8. Anatomy of the Postnatal Heart

  9. Heart in VENTRAL view. (You see mostly right ventricle!)

  10. Heart in DORSAL view. (You see mostly left ventricle.)

  11. HEART The real thing in ventral view. Lungs have been removed.

  12. Gross Anatomy of Heart Right Atrium: Receives deoxygenated blood from body. Left Atrium: Receives oxygenated blood from lungs. Right Ventricle: Receives deoxygenated blood from right atrium and sends it to lungs. Left Ventricle: Receives oxygenated blood from left atrium and sends it to body.

  13. Walls of the ventricles: Left wall is thicker!

  14. Bicuspid valve Chordae Tendonae Trabeculae carnae Papillary muscles

  15. Find: 1. Walls of the ventricles 2. Auricles 3. Inner walls of the atria 4. Fossa ovalis 5. Trabeculae carnae 6. Atrioventricular valve (a) "Bicuspid valve" (b) "Tricuspid valve" 7. Chordae tendonae 8. Papillary muscles 9. Aortic & pulmonary valves

  16. Blood Supply of the Heart Wall • 1. Coronary arteries • (a) Left coronary artery • (b) Right coronary artery • (c) Interventricular branches • (d) Right marginal branch • 2. Cardiac veins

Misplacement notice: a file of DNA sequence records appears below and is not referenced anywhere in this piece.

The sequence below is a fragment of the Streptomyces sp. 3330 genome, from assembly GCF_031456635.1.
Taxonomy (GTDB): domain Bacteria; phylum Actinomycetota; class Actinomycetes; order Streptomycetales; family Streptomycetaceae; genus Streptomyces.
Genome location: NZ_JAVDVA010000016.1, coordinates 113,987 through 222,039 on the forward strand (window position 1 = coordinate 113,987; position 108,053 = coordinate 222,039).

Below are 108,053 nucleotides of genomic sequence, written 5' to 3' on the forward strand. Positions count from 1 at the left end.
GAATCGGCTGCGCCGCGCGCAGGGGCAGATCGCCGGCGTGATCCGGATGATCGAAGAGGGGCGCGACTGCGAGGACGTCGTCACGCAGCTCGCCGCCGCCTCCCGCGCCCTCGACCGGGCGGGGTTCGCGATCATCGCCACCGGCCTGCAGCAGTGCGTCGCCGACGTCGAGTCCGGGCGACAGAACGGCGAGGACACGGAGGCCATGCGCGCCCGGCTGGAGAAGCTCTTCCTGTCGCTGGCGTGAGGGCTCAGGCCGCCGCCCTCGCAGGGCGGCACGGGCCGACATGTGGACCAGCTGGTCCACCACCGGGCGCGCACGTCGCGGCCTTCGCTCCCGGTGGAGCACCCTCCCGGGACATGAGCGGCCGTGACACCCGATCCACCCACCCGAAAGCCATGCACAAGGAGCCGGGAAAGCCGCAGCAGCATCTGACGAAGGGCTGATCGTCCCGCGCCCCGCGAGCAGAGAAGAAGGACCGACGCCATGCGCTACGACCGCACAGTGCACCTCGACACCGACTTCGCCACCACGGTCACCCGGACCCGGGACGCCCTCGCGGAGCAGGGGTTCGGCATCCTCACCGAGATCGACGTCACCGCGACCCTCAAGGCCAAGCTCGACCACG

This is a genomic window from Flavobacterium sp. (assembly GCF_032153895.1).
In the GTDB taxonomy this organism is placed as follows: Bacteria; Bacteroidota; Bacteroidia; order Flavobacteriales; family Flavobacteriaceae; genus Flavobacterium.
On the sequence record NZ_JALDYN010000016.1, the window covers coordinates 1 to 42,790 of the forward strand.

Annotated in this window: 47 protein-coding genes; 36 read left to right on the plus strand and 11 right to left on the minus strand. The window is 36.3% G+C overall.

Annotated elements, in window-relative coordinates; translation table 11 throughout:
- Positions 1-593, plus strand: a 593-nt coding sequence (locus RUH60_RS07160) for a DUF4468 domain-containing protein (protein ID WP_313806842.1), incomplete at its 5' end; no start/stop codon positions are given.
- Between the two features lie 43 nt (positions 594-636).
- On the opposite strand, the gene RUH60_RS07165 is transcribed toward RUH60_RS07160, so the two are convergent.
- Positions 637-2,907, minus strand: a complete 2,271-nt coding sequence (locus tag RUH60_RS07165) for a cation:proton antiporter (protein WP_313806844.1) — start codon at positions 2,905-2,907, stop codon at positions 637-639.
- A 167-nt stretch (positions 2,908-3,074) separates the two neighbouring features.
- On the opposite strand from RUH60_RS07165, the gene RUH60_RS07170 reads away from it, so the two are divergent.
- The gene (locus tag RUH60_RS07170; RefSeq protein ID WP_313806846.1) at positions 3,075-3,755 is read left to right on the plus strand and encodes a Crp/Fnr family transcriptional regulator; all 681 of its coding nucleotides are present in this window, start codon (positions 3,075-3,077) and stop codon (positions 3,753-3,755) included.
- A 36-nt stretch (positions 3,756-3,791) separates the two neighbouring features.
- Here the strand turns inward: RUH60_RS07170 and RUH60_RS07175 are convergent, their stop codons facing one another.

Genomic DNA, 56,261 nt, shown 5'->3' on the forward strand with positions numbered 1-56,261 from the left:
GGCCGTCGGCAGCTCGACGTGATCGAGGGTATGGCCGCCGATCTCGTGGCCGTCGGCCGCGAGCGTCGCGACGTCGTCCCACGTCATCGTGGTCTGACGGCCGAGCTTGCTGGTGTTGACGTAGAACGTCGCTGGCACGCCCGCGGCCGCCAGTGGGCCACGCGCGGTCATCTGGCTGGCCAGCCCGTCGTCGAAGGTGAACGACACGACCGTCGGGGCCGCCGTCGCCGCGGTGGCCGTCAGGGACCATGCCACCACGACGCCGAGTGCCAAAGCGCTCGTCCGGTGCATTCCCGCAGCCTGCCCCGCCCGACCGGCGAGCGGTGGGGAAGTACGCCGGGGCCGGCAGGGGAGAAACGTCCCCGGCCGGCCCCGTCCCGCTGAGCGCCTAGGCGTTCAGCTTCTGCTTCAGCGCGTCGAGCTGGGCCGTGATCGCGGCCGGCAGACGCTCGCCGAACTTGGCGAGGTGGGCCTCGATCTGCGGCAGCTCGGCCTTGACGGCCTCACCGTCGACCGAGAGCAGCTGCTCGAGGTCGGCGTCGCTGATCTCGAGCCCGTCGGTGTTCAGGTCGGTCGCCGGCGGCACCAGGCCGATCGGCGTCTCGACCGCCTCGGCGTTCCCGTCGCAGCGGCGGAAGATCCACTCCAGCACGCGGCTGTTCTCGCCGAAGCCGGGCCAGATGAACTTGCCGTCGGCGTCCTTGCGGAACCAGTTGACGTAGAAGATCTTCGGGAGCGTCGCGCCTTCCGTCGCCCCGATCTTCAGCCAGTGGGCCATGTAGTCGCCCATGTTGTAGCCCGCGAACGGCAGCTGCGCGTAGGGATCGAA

17. Coronary arteries are the FIRST branches of the aorta! • 1. Coronary arteries • (a) Left coronary artery • (b) Right coronary artery • (c) Interventricular branches • (d) Right marginal branch • 2. Cardiac veins

  18. Function of the Heart & Control of Heartbeat 1. Contracts spontaneously; does not need nervous stimulation to contract. 2. Motor nerves that supply the human heart = modulate heart rate. 3. Sympathetic motor impulses speed up heart rate & parasympathetic motor impulses slow it down. SYMPATHETIC: UPPER THORACIC SEGMENTS (T3-T4) GO UP TO THE NECK, AND COME BACK DOWN TO THE HEART. Why would it do this?!? PARASYMPATHETIC: VAGUS NERVE (X)

  19. Intrinsic regulation of heart beat • System made up of cells called Purkinje fibers (insulated from surrounding cells of heart. • Sinoatrial node is PACEMAKER OF HEART, and beginning of process. Geenrates periodic impulses that initiate contraction of right atrium. • Signal then runs to Atrioventricular node. Message is passed along a track of Purkinje fibers called the... • Atrioventricular bundle. Atrioventricular bundle then splits into right and left limbs/branches that pass to individual inner ventricular walls on right and left.